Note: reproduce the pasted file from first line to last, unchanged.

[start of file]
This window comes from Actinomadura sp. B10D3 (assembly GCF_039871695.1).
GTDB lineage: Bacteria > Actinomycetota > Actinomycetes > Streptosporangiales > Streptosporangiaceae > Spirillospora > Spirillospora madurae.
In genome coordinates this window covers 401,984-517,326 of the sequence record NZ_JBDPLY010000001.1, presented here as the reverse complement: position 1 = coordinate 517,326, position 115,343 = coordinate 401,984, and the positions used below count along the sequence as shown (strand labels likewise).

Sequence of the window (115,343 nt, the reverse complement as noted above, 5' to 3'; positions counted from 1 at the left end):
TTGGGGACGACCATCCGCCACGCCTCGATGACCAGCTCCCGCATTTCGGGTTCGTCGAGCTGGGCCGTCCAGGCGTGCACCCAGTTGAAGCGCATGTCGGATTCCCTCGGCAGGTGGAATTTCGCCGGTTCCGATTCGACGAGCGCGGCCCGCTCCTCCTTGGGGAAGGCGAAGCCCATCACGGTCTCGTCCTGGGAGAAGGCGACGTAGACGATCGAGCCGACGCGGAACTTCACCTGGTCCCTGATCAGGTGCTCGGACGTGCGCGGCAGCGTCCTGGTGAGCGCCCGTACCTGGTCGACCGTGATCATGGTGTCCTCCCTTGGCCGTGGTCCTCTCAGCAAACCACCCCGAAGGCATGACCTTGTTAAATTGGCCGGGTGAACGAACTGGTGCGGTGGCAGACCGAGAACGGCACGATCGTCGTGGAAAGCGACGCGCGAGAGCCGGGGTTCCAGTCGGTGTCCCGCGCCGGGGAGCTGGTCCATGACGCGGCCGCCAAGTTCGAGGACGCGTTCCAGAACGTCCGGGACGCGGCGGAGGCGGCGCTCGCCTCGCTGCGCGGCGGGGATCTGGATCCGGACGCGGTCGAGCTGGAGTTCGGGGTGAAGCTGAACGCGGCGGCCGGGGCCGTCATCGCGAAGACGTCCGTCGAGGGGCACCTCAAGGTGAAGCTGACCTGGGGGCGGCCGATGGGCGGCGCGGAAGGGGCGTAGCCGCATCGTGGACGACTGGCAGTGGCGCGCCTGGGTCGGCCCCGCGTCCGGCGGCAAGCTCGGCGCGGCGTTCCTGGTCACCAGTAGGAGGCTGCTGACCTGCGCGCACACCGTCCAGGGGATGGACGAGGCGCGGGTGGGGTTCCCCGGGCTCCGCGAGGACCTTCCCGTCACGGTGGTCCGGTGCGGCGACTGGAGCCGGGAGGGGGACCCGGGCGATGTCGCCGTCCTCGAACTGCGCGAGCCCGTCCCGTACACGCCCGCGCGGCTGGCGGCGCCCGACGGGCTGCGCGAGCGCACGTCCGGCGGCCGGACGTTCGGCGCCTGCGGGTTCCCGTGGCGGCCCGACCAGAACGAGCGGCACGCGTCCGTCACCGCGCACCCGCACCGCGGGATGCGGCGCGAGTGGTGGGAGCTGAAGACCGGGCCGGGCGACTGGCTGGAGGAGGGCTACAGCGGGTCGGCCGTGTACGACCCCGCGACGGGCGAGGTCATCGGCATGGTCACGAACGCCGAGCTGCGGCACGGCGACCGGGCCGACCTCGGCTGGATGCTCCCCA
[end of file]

This window comes from Actinomadura sp. B10D3 (assembly GCF_039871695.1).
GTDB lineage: Bacteria > Actinomycetota > Actinomycetes > Streptosporangiales > Streptosporangiaceae > Spirillospora > Spirillospora madurae.
In genome coordinates this window covers 401,984-517,326 of the sequence record NZ_JBDPLY010000001.1, presented here as the reverse complement: position 1 = coordinate 517,326, position 115,343 = coordinate 401,984, and the positions used below count along the sequence as shown (strand labels likewise).

Sequence of the window (115,343 nt, the reverse complement as noted above, 5' to 3'; positions counted from 1 at the left end):
TTGGGGACGACCATCCGCCACGCCTCGATGACCAGCTCCCGCATTTCGGGTTCGTCGAGCTGGGCCGTCCAGGCGTGCACCCAGTTGAAGCGCATGTCGGATTCCCTCGGCAGGTGGAATTTCGCCGGTTCCGATTCGACGAGCGCGGCCCGCTCCTCCTTGGGGAAGGCGAAGCCCATCACGGTCTCGTCCTGGGAGAAGGCGACGTAGACGATCGAGCCGACGCGGAACTTCACCTGGTCCCTGATCAGGTGCTCGGACGTGCGCGGCAGCGTCCTGGTGAGCGCCCGTACCTGGTCGACCGTGATCATGGTGTCCTCCCTTGGCCGTGGTCCTCTCAGCAAACCACCCCGAAGGCATGACCTTGTTAAATTGGCCGGGTGAACGAACTGGTGCGGTGGCAGACCGAGAACGGCACGATCGTCGTGGAAAGCGACGCGCGAGAGCCGGGGTTCCAGTCGGTGTCCCGCGCCGGGGAGCTGGTCCATGACGCGGCCGCCAAGTTCGAGGACGCGTTCCAGAACGTCCGGGACGCGGCGGAGGCGGCGCTCGCCTCGCTGCGCGGCGGGGATCTGGATCCGGACGCGGTCGAGCTGGAGTTCGGGGTGAAGCTGAACGCGGCGGCCGGGGCCGTCATCGCGAAGACGTCCGTCGAGGGGCACCTCAAGGTGAAGCTGACCTGGGGGCGGCCGATGGGCGGCGCGGAAGGGGCGTAGCCGCATCGTGGACGACTGGCAGTGGCGCGCCTGGGTCGGCCCCGCGTCCGGCGGCAAGCTCGGCGCGGCGTTCCTGGTCACCAGTAGGAGGCTGCTGACCTGCGCGCACACCGTCCAGGGGATGGACGAGGCGCGGGTGGGGTTCCCCGGGCTCCGCGAGGACCTTCCCGTCACGGTGGTCCGGTGCGGCGACTGGAGCCGGGAGGGGGACCCGGGCGATGTCGCCGTCCTCGAACTGCGCGAGCCCGTCCCGTACACGCCCGCGCGGCTGGCGGCGCCCGACGGGCTGCGCGAGCGCACGTCCGGCGGCCGGACGTTCGGCGCCTGCGGGTTCCCGTGGCGGCCCGACCAGAACGAGCGGCACGCGTCCGTCACCGCGCACCCGCACCGCGGGATGCGGCGCGAGTGGTGGGAGCTGAAGACCGGGCCGGGCGACTGGCTGGAGGAGGGCTACAGCGGGTCGGCCGTGTACGACCCCGCGACGGGCGAGGTCATCGGCATGGTCACGAACGCCGAGCTGCGGCACGGCGACCGGGCCGACCTCGGCTGGATGCTCCCCA